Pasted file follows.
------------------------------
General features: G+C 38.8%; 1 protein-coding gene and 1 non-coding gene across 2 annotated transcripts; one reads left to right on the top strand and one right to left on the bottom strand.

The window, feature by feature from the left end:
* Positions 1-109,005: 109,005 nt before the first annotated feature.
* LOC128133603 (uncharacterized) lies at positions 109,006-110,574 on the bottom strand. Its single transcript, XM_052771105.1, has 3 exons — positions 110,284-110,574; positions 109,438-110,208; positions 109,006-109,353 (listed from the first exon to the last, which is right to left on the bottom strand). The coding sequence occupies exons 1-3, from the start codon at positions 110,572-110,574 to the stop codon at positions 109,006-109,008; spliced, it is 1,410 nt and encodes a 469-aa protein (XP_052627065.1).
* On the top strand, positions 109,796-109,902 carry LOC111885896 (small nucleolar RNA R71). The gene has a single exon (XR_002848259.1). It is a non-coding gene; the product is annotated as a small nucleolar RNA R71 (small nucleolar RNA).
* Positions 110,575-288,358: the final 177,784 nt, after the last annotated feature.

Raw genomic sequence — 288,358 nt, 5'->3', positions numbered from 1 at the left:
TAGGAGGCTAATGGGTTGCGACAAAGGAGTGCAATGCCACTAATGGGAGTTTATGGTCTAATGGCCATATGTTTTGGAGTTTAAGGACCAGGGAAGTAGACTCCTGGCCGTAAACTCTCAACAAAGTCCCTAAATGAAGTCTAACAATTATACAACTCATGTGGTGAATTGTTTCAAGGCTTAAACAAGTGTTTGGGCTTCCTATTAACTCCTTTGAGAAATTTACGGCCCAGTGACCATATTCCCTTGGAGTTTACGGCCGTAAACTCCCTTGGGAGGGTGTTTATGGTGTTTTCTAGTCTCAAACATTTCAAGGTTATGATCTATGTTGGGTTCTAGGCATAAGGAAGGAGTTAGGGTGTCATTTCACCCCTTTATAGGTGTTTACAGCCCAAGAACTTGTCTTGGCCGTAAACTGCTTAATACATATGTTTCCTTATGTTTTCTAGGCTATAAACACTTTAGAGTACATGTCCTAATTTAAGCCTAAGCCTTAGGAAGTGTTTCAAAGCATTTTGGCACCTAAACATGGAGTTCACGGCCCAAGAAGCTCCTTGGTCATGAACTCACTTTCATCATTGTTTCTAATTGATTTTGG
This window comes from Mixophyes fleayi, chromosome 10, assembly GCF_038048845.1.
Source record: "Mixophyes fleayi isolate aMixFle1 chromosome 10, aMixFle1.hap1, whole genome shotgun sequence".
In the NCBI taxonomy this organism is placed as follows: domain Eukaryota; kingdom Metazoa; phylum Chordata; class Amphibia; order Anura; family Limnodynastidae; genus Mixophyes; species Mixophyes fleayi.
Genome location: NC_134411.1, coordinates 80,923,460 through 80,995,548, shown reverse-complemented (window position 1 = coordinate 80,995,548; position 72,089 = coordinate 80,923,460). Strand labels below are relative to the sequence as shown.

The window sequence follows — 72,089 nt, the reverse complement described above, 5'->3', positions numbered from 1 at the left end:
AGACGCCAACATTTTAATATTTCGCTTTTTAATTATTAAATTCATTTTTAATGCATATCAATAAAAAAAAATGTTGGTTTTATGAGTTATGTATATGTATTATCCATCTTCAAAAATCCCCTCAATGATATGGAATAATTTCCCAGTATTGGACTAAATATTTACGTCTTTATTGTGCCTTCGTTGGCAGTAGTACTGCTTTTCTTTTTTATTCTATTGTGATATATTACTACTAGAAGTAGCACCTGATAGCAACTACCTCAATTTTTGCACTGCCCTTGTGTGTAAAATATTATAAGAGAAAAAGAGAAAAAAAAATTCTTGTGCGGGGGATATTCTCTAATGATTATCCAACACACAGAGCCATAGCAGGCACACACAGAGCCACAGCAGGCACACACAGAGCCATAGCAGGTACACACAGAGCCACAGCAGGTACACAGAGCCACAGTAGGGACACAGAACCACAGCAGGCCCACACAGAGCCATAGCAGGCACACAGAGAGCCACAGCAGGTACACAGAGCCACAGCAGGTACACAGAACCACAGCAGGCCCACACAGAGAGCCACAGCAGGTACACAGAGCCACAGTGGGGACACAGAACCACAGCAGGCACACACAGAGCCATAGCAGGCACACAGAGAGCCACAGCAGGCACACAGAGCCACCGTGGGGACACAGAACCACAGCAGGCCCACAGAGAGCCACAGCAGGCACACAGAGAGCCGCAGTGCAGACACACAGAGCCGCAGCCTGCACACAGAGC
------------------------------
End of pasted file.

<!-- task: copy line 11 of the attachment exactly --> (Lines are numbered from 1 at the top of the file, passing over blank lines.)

In the NCBI taxonomy this organism is placed as follows: domain Eukaryota; kingdom Metazoa; phylum Chordata; class Amphibia; order Anura; family Limnodynastidae; genus Mixophyes; species Mixophyes fleayi.